Full-strength Aussies good to go at Games

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There are a handful of truisms that hold up for every Commonwealth Games track and field competition.

Some events - mostly on the track - will be world-class.

Other events - often in the throws - will be far from it.

The splitting up of the home nations adds to the drama and the passion - think world championships medallists Jake Wightman and Laura Muir proudly representing the Saltire flag of Scotland rather than the Union Jack.

Just which global superstars show up often isn't clear until a day or two before their events start, although there was more clarity when the entry lists were issued on Monday.

And then there's the biggest truism of them all.

No ifs and no buts. Australia will be at full strength.

There's never any suggestion that the likes of world championships gold medallists Eleanor Patterson and Kelsey-Lee Barber (COVID dramas notwithstanding) and bronze medallist Nina Kennedy would ever contemplate skipping the Games to focus on upcoming Diamond League meets.

Marathoners Jessica Stenson and Madison de Rozario got the campaign off to a flying start on Saturday with a pair of titles - continuing the golden run by the female half of Australian athletics on the global stage.

The action now shifts to the 30,000-capacity Alexander Stadium for the main six-day program beginning on Tuesday.

Half a dozen gold medals are up for grabs on day one.

Pole vaulter Kennedy, who won a career-changing world championships bronze a fortnight ago in Eugene, is heavily favoured to top the podium on Tuesday (early Wednesday AEST) in Birmingham.

The West Australian proved her big-event mettle in the final with a clutch final-attempt clearance at her opening height of 4.45m before going over the next three bars at the first time of asking.

Kennedy will be the hunted rather than the hunter at the Commonwealth Games.

Rather than going toe-to-toe with the likes of US titans Katie Nageotte and Sandi Morris, Kennedy will be far and away the best-credentialled competitor in the field.

Rohan Browning faces a very different challenge in Birmingham.

The Australian sprint star was bitterly disappointed to be bundled out in the opening round of the men's 100m in Oregon.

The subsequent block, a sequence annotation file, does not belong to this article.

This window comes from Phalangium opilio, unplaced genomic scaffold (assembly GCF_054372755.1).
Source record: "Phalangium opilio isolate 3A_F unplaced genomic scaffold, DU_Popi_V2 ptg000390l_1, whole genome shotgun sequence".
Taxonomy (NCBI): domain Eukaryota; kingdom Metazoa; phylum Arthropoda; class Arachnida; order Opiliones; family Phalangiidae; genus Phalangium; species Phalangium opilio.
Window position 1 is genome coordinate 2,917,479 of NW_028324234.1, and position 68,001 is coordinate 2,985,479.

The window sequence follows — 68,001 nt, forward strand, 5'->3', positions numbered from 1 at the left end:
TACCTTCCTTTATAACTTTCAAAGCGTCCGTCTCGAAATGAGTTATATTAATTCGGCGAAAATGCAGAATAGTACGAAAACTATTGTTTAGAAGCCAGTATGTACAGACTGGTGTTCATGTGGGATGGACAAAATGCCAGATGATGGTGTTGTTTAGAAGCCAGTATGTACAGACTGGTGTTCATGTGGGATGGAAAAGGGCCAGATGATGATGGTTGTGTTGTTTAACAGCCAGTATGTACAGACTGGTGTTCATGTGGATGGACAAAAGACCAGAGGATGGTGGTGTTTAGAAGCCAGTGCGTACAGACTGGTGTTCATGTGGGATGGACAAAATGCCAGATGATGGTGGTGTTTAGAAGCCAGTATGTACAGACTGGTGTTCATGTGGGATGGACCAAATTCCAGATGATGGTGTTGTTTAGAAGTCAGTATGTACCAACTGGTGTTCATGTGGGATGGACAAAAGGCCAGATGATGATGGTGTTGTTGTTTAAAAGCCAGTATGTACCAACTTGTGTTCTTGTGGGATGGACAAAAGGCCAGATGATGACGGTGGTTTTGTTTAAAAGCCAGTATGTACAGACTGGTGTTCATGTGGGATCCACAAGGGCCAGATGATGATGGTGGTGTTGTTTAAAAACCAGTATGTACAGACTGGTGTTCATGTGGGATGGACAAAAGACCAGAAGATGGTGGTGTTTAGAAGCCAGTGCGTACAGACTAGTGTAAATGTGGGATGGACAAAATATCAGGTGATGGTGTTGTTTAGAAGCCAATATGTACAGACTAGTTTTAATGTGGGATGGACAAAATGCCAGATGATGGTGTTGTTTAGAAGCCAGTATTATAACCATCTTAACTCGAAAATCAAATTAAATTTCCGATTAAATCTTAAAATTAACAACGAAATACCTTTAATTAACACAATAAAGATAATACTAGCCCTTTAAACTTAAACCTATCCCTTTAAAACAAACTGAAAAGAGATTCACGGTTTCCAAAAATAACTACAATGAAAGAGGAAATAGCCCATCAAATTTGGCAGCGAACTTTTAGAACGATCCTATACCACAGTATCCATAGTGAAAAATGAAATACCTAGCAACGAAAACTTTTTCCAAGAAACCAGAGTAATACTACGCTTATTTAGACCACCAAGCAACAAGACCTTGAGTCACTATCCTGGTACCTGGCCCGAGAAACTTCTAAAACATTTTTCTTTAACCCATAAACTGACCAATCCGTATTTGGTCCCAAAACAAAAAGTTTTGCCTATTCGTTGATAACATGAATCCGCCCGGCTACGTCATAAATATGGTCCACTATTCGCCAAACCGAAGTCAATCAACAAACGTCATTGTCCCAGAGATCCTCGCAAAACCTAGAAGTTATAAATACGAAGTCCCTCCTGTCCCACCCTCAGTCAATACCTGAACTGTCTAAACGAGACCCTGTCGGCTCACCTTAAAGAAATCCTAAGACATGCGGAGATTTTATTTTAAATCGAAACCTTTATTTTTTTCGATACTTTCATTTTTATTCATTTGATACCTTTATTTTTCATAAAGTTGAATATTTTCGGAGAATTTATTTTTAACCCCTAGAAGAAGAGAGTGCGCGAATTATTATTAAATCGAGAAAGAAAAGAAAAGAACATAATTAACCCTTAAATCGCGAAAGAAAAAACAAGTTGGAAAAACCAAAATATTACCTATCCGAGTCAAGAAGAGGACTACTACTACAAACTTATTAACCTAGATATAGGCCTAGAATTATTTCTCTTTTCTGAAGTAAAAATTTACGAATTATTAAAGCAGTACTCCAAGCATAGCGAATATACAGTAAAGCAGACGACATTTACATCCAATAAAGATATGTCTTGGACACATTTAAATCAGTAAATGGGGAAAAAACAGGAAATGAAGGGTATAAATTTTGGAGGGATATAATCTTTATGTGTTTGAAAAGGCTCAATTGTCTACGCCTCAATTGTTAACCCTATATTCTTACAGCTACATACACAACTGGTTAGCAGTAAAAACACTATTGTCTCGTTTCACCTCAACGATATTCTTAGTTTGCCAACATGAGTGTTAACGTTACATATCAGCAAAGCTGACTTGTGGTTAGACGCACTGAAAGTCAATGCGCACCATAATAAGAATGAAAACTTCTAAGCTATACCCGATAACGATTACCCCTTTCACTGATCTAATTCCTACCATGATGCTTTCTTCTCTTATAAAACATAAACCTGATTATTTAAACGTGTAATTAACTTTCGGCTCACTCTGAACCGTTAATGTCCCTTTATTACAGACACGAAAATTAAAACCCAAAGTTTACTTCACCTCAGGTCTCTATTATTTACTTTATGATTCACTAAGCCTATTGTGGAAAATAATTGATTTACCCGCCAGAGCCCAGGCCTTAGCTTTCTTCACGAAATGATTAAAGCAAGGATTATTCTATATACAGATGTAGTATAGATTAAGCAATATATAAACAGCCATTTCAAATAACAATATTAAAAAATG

Even though all of the big-name Caribbean and African sprinters won't front up, there will be plenty of sub-10 second men on the start-line, including defending champ Akani Simbine from South Africa and Kenyan Ferdinand Omanyala, who boasts a PB of 9.77.

"It's a rare opportunity this year to get a second bite," Browning told AAP in Eugene.

"That definitely takes a bit of the sting out of it."

The women's sprints will be much the poorer for the absence of some of Jamaica's biggest names including five-time 100m world champ Shelly-Ann Fraser-Pryce and Shericka Jackson, who moved to No.2 on the 200m alltime list with her flying run of 21.45 seconds in Eugene.

But Elaine Thompson-Herah, who did the Olympic 100-200m double in Rio and Tokyo, remains on the entry list.

Many of the absentees will likely pop up in the Diamond League meet in Silesia, Poland on Saturday, which clashes with the penultimate day of the athletics program in Birmingham.

A different complication for the home nations has been balancing the world championships, Commonwealth Games and the upcoming European championships in Munich, all in the space of a hectic five and half weeks.

But for the likes of world 1500m medallists Wightman (gold) and Muir (bronze) and distance star Eilish McColgan, getting the once-in-every-four-years chance to don the navy blue and white of Scotland was a no-brainer.

"For us in Scotland the Commonwealth Games are important,' said McColgan.

'It's special, it's unique, it's different and something we all want to do."

Which sounds very much like the Australian approach.

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